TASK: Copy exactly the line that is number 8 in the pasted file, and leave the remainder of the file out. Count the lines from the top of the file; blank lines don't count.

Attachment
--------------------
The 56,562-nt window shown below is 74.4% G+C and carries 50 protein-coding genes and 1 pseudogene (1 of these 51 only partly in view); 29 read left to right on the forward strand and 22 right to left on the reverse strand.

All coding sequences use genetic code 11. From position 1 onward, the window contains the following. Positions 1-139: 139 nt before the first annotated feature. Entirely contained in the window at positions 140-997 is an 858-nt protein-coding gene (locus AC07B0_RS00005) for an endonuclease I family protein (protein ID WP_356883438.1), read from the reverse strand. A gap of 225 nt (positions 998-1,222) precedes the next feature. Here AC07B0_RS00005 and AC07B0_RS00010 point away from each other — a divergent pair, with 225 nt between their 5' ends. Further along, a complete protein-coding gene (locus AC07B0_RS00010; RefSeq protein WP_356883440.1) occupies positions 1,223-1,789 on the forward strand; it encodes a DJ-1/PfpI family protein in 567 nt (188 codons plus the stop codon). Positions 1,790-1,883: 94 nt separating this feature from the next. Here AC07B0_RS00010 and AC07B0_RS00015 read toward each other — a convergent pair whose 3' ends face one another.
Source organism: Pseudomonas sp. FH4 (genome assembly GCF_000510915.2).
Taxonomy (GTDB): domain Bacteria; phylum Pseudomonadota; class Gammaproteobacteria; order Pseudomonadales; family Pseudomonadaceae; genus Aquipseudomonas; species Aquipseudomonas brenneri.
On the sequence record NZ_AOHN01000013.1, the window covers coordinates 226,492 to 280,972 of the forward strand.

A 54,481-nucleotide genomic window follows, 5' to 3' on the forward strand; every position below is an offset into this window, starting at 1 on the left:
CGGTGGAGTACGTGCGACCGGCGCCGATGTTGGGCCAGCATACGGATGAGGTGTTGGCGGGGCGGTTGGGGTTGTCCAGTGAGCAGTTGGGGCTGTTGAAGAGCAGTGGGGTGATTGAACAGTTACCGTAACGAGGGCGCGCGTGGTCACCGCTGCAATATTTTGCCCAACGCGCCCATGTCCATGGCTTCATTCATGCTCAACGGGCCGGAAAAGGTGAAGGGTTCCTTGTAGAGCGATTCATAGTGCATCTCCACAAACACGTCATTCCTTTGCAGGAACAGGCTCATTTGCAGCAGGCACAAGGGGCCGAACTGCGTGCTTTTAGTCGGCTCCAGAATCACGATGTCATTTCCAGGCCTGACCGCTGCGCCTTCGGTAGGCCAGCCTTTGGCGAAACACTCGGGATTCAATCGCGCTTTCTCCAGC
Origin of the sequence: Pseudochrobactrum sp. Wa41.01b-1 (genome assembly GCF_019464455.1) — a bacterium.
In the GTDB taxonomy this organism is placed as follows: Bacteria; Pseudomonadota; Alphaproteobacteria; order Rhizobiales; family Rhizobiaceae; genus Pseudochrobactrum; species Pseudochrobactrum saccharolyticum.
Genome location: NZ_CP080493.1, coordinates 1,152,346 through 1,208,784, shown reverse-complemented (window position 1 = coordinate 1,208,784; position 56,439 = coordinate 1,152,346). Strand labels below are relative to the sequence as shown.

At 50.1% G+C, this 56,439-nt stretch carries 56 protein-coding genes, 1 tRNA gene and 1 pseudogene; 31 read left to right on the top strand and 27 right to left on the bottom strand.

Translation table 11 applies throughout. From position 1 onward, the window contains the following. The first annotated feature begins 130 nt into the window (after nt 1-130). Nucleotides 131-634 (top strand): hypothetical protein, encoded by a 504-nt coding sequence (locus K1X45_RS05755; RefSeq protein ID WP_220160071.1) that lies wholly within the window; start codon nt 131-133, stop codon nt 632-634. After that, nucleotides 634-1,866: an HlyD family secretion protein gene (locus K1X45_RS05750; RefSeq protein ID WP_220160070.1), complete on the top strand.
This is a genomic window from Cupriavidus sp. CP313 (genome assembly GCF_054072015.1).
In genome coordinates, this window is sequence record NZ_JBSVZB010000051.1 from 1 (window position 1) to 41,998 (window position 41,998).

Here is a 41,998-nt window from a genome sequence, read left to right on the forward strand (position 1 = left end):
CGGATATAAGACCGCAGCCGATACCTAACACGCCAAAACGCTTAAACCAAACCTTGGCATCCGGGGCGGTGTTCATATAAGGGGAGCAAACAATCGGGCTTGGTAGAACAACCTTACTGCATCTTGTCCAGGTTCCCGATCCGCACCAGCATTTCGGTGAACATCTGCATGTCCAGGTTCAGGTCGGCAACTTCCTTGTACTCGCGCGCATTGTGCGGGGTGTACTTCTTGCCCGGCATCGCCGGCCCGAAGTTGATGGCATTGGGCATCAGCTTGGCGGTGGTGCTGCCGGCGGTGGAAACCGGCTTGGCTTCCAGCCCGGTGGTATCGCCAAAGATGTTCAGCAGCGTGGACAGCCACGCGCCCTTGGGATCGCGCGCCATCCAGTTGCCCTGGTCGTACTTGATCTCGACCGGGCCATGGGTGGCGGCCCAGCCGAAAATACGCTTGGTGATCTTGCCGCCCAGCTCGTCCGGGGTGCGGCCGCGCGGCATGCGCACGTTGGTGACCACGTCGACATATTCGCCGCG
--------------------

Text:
Origin of the sequence: Pseudochrobactrum sp. Wa41.01b-1 (genome assembly GCF_019464455.1) — a bacterium.